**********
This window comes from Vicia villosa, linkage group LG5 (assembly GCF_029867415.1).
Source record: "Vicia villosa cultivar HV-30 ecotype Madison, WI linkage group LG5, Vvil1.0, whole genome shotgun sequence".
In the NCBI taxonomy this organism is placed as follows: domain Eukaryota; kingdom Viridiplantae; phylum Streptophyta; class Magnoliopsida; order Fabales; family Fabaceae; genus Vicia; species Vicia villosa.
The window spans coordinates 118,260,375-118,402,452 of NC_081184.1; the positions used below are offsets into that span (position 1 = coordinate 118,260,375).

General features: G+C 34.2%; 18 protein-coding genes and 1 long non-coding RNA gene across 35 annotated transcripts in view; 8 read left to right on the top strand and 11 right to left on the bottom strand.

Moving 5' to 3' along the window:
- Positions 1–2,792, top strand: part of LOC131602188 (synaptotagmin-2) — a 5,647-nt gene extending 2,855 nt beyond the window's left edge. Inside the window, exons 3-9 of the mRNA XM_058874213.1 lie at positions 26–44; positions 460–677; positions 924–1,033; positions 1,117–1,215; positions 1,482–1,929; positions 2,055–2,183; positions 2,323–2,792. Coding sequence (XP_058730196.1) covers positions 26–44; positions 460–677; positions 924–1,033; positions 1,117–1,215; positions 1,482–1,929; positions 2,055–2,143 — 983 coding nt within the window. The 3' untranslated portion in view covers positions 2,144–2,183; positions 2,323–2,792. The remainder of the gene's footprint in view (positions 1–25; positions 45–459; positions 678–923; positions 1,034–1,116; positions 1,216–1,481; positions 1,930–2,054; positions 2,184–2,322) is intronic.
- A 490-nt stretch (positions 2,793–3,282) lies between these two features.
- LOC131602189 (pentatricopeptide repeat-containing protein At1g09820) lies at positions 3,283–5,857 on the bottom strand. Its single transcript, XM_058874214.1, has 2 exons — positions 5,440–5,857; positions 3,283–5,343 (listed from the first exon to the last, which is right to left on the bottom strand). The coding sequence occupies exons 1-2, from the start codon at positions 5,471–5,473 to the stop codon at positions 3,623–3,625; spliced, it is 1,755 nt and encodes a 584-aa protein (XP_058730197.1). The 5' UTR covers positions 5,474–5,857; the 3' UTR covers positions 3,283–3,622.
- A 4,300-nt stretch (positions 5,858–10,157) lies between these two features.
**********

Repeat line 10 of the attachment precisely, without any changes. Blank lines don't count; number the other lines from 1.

- A 4,300-nt stretch (positions 5,858–10,157) lies between these two features.